Henry Kissinger is only the second pure electronic act I’ve seen live since starting this blog (the first being Chunyin), and one of only a handful I’ve written about since, well, ever – as usual, my ability to write about this stuff is limited. Once again though I’m surprised at how much I enjoy watching one hairy – and he admits, deeply stoned – chap hunched over his machines, and manipulating beats and samples.
It turns out I rather like music that inspires vertical movement – while my normal habitat is bands that make you pogo, it appears that I’m not immune to stuff that makes the head nod up and down either, and there’s more than enough bouncy and playful electronics going on here to get both my bonce nodding and the rest of the crowds’ limbs flailing.
See a full photo set of Henry Kissinger here
Mathas ambles on stage at first to soundcheck, which is a huge deal more entertaining when it’s a rapper doing it than when the usual skinny-white-guitar-guy does. Instead of the tedious plucking of strings and slapping of snares, Mathas freestyles through his mic check, requesting both more reverb in the foldback and urging the crowd to look somewhere else and talk amongst themselves. It’s a mini-performance all on its own and gets him applause before his set’s even started.
When it does start, there’s still more warming up to do, literally. He unpacks an actual suitcase that contains music gear and a bar, mixes himself a drink, and does some actual stretching. Perhaps this is common knowledge to more regular visitors to the hip-hop scene, but I had no idea that rapping was a leading cause of hamstring pulls, so it’s good to see Mathas putting safety first.
All that warm-up quickly pays off, and his set is a series of tightly-constructed and verbally dense tracks, narrow and pointy beats propping up deft and rapid-fire delivery. Most of the tracks are telling stories – there’s one about “”your mate””, that involves him taking a telephone call on an actual old-school rotary-dial handset, or the one about (I think) advertising called “”Free Shit””. It’s funny, it’s sharp, it’s opinionated, and it’s delivered at a blistering pace – this might be a hip-hop show, but it’s punk rock enough for me to absolutely love it. Brilliant stuff.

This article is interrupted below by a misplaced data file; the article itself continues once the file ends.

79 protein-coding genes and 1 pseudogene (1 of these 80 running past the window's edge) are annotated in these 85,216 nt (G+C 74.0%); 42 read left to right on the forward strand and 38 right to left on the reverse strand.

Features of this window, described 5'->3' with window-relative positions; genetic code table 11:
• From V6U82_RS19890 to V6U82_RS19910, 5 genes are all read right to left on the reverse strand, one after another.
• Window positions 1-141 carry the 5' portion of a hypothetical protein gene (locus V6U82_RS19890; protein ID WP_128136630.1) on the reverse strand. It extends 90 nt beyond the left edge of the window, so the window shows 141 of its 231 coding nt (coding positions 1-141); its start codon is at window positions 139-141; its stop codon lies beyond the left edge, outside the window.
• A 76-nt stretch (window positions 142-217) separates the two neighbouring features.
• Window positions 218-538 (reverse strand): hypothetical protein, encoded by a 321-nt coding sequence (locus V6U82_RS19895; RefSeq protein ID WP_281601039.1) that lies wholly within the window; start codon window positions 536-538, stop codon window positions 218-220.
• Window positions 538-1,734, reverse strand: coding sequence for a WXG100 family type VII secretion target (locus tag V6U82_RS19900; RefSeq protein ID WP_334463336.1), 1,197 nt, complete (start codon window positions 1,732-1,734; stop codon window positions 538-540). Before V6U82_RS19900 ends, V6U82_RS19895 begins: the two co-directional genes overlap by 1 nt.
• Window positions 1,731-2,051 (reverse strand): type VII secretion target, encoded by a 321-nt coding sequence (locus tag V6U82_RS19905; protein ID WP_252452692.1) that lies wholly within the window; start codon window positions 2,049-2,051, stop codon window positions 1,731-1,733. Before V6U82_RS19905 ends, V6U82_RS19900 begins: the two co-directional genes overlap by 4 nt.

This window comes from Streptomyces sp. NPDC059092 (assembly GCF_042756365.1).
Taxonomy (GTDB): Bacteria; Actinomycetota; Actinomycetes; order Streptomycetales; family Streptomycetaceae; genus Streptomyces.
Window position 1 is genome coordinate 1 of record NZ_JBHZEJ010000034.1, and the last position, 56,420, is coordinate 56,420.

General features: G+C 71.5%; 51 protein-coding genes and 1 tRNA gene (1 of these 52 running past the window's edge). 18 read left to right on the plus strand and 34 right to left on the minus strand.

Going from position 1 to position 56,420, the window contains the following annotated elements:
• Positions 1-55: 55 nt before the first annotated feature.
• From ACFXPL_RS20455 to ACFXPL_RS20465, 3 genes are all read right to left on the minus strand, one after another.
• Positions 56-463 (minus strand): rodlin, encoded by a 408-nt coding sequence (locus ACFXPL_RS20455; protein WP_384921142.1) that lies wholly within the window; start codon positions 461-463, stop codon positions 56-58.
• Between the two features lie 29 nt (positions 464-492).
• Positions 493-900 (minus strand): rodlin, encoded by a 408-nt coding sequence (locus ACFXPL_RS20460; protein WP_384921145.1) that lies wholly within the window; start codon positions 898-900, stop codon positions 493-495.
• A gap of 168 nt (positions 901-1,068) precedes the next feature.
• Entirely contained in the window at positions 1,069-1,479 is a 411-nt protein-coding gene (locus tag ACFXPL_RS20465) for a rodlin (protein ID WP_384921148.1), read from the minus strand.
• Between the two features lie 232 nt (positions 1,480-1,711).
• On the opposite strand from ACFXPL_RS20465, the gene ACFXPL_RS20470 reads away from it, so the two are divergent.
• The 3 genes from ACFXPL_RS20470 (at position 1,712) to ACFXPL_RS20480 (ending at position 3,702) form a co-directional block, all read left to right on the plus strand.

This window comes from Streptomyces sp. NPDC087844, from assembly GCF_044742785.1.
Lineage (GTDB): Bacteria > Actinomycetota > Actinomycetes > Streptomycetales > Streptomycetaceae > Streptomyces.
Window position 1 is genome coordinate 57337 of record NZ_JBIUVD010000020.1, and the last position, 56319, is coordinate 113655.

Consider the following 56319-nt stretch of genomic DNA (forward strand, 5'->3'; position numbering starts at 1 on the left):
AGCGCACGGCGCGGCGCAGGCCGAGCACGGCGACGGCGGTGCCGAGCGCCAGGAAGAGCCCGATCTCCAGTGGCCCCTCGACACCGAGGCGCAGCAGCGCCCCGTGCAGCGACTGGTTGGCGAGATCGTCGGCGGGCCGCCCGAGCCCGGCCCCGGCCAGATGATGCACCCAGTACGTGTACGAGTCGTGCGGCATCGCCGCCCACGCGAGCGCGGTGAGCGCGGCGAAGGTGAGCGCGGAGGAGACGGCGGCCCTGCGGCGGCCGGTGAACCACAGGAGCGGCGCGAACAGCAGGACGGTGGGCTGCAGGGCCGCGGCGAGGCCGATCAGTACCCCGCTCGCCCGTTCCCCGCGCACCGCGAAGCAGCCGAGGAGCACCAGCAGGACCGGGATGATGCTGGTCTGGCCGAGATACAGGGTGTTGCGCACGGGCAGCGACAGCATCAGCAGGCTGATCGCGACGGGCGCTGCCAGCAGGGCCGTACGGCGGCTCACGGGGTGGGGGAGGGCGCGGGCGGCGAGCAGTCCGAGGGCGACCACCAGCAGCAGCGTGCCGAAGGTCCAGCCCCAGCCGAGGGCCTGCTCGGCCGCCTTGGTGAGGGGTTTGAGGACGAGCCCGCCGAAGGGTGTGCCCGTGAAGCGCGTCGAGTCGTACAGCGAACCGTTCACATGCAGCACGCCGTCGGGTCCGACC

See a full photo set of Mathas here
Koi Child are apparently the WA-based amalgam of a band and a hip-hop trio, but if these two acts ever had separate histories, you’d never be able to tell. The impeccably named Cruz Patterson leads the outfit, stalking the front of the stage and delivering some truly mind-bending linguistic trickery at speeds that make you wish you could pause and rewind him, while behind him a six-piece live band – including, brilliantly, a three-piece horn section – barrel around the worlds of funk and soul with indecent glee.
It’s impossible not to be reminded of the great era of 90s live hip-hop, and in particular The Roots, but occasional forays into rock-ish wigout territory also remind us of when Pharrel’s N*E*R*D went massive with ‘Rock Star’, and that crazy-talented rhyming takes the whole thing in next-stage, super-modern directions, and does it all with a massive grin on its face. By the end of it, after crowd favourites ‘Black Panda’ and ‘Slow One’, the room is pounding up and down and grinning into its drinks like goons – if there’s a party needing starting near you, then these folk are the ones to call.
See a full photo set of Koi Child here